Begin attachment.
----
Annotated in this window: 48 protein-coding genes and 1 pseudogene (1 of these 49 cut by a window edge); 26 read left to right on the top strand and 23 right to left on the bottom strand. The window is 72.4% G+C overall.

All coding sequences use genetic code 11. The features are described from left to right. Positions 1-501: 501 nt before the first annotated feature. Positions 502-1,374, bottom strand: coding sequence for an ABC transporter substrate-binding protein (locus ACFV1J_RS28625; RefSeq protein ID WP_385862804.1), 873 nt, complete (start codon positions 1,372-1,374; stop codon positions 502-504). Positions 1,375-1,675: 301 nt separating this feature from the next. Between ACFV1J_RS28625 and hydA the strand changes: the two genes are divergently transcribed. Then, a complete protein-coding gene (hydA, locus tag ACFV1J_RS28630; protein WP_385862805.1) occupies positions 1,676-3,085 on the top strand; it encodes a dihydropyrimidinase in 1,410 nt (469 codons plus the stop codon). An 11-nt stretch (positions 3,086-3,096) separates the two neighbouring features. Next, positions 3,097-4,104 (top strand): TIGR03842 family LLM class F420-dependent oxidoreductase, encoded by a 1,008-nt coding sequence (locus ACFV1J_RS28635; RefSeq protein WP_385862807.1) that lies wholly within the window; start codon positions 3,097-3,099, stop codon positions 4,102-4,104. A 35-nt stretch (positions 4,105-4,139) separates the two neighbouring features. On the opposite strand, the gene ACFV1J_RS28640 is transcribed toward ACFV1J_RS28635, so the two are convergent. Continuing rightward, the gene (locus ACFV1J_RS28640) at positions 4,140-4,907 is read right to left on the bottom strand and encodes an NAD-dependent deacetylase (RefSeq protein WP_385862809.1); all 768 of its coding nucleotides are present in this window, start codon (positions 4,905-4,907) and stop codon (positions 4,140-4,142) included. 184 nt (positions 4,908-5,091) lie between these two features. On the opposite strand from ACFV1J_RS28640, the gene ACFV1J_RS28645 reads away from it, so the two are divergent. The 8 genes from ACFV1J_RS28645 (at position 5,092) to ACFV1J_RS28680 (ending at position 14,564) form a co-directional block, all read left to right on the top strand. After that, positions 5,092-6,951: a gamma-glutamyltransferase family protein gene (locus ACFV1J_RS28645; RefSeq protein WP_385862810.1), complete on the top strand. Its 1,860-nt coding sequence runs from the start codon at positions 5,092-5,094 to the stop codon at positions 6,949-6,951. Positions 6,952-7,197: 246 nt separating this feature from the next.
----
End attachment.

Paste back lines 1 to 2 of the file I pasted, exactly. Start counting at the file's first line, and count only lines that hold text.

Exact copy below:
Annotated in this window: 48 protein-coding genes and 1 pseudogene (1 of these 49 cut by a window edge); 26 read left to right on the top strand and 23 right to left on the bottom strand. The window is 72.4% G+C overall.

All coding sequences use genetic code 11. The features are described from left to right. Positions 1-501: 501 nt before the first annotated feature. Positions 502-1,374, bottom strand: coding sequence for an ABC transporter substrate-binding protein (locus ACFV1J_RS28625; RefSeq protein ID WP_385862804.1), 873 nt, complete (start codon positions 1,372-1,374; stop codon positions 502-504). Positions 1,375-1,675: 301 nt separating this feature from the next. Between ACFV1J_RS28625 and hydA the strand changes: the two genes are divergently transcribed. Then, a complete protein-coding gene (hydA, locus tag ACFV1J_RS28630; protein WP_385862805.1) occupies positions 1,676-3,085 on the top strand; it encodes a dihydropyrimidinase in 1,410 nt (469 codons plus the stop codon). An 11-nt stretch (positions 3,086-3,096) separates the two neighbouring features. Next, positions 3,097-4,104 (top strand): TIGR03842 family LLM class F420-dependent oxidoreductase, encoded by a 1,008-nt coding sequence (locus ACFV1J_RS28635; RefSeq protein WP_385862807.1) that lies wholly within the window; start codon positions 3,097-3,099, stop codon positions 4,102-4,104. A 35-nt stretch (positions 4,105-4,139) separates the two neighbouring features. On the opposite strand, the gene ACFV1J_RS28640 is transcribed toward ACFV1J_RS28635, so the two are convergent. Continuing rightward, the gene (locus ACFV1J_RS28640) at positions 4,140-4,907 is read right to left on the bottom strand and encodes an NAD-dependent deacetylase (RefSeq protein WP_385862809.1); all 768 of its coding nucleotides are present in this window, start codon (positions 4,905-4,907) and stop codon (positions 4,140-4,142) included. 184 nt (positions 4,908-5,091) lie between these two features. On the opposite strand from ACFV1J_RS28640, the gene ACFV1J_RS28645 reads away from it, so the two are divergent. The 8 genes from ACFV1J_RS28645 (at position 5,092) to ACFV1J_RS28680 (ending at position 14,564) form a co-directional block, all read left to right on the top strand. After that, positions 5,092-6,951: a gamma-glutamyltransferase family protein gene (locus ACFV1J_RS28645; RefSeq protein WP_385862810.1), complete on the top strand. Its 1,860-nt coding sequence runs from the start codon at positions 5,092-5,094 to the stop codon at positions 6,949-6,951. Positions 6,952-7,197: 246 nt separating this feature from the next.